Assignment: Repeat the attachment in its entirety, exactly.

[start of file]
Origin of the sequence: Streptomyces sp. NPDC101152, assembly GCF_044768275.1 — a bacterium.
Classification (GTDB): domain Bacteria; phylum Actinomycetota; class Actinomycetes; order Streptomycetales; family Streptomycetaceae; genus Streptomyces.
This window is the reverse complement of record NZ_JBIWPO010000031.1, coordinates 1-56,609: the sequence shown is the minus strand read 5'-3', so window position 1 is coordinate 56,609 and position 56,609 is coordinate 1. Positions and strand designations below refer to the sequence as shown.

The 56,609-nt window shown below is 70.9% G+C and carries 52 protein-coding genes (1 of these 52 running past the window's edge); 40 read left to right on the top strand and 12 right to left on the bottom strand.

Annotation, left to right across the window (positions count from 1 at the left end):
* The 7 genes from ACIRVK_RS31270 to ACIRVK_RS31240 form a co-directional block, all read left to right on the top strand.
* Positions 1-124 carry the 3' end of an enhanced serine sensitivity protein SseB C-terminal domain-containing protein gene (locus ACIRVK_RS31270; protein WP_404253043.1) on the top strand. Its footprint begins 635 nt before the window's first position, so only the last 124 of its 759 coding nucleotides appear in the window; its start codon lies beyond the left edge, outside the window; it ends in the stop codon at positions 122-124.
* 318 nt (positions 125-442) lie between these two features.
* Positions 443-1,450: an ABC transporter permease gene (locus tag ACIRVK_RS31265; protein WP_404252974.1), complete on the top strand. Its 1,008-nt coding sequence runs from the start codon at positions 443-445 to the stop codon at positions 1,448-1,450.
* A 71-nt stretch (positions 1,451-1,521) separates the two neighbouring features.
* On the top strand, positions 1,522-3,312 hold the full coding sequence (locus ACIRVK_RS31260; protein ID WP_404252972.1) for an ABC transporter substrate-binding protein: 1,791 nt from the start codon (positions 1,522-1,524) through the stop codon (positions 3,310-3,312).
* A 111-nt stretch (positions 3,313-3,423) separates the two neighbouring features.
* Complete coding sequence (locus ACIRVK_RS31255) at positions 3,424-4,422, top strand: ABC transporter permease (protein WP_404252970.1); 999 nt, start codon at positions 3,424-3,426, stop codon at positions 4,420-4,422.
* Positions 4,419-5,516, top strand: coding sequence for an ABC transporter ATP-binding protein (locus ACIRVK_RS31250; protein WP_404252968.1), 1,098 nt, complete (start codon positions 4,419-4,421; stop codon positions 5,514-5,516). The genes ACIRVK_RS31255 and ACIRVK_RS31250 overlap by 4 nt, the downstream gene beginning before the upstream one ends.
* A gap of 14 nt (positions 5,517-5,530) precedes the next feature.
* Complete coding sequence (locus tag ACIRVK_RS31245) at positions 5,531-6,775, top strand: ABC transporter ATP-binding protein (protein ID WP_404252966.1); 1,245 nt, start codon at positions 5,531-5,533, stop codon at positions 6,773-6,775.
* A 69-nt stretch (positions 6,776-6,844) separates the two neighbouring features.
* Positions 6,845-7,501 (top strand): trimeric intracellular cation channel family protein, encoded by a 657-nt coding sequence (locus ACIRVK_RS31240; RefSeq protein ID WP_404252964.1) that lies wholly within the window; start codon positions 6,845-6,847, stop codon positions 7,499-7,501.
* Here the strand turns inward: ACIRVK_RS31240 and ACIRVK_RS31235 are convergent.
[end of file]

Origin of the sequence: Streptomyces sp. NPDC101152, assembly GCF_044768275.1 — a bacterium.
Classification (GTDB): domain Bacteria; phylum Actinomycetota; class Actinomycetes; order Streptomycetales; family Streptomycetaceae; genus Streptomyces.
This window is the reverse complement of record NZ_JBIWPO010000031.1, coordinates 1-56,609: the sequence shown is the minus strand read 5'-3', so window position 1 is coordinate 56,609 and position 56,609 is coordinate 1. Positions and strand designations below refer to the sequence as shown.

The 56,609-nt window shown below is 70.9% G+C and carries 52 protein-coding genes (1 of these 52 running past the window's edge); 40 read left to right on the top strand and 12 right to left on the bottom strand.

Annotation, left to right across the window (positions count from 1 at the left end):
* The 7 genes from ACIRVK_RS31270 to ACIRVK_RS31240 form a co-directional block, all read left to right on the top strand.
* Positions 1-124 carry the 3' end of an enhanced serine sensitivity protein SseB C-terminal domain-containing protein gene (locus ACIRVK_RS31270; protein WP_404253043.1) on the top strand. Its footprint begins 635 nt before the window's first position, so only the last 124 of its 759 coding nucleotides appear in the window; its start codon lies beyond the left edge, outside the window; it ends in the stop codon at positions 122-124.
* 318 nt (positions 125-442) lie between these two features.
* Positions 443-1,450: an ABC transporter permease gene (locus tag ACIRVK_RS31265; protein WP_404252974.1), complete on the top strand. Its 1,008-nt coding sequence runs from the start codon at positions 443-445 to the stop codon at positions 1,448-1,450.
* A 71-nt stretch (positions 1,451-1,521) separates the two neighbouring features.
* On the top strand, positions 1,522-3,312 hold the full coding sequence (locus ACIRVK_RS31260; protein ID WP_404252972.1) for an ABC transporter substrate-binding protein: 1,791 nt from the start codon (positions 1,522-1,524) through the stop codon (positions 3,310-3,312).
* A 111-nt stretch (positions 3,313-3,423) separates the two neighbouring features.
* Complete coding sequence (locus ACIRVK_RS31255) at positions 3,424-4,422, top strand: ABC transporter permease (protein WP_404252970.1); 999 nt, start codon at positions 3,424-3,426, stop codon at positions 4,420-4,422.
* Positions 4,419-5,516, top strand: coding sequence for an ABC transporter ATP-binding protein (locus ACIRVK_RS31250; protein WP_404252968.1), 1,098 nt, complete (start codon positions 4,419-4,421; stop codon positions 5,514-5,516). The genes ACIRVK_RS31255 and ACIRVK_RS31250 overlap by 4 nt, the downstream gene beginning before the upstream one ends.
* A gap of 14 nt (positions 5,517-5,530) precedes the next feature.
* Complete coding sequence (locus tag ACIRVK_RS31245) at positions 5,531-6,775, top strand: ABC transporter ATP-binding protein (protein ID WP_404252966.1); 1,245 nt, start codon at positions 5,531-5,533, stop codon at positions 6,773-6,775.
* A 69-nt stretch (positions 6,776-6,844) separates the two neighbouring features.
* Positions 6,845-7,501 (top strand): trimeric intracellular cation channel family protein, encoded by a 657-nt coding sequence (locus ACIRVK_RS31240; RefSeq protein ID WP_404252964.1) that lies wholly within the window; start codon positions 6,845-6,847, stop codon positions 7,499-7,501.
* Here the strand turns inward: ACIRVK_RS31240 and ACIRVK_RS31235 are convergent.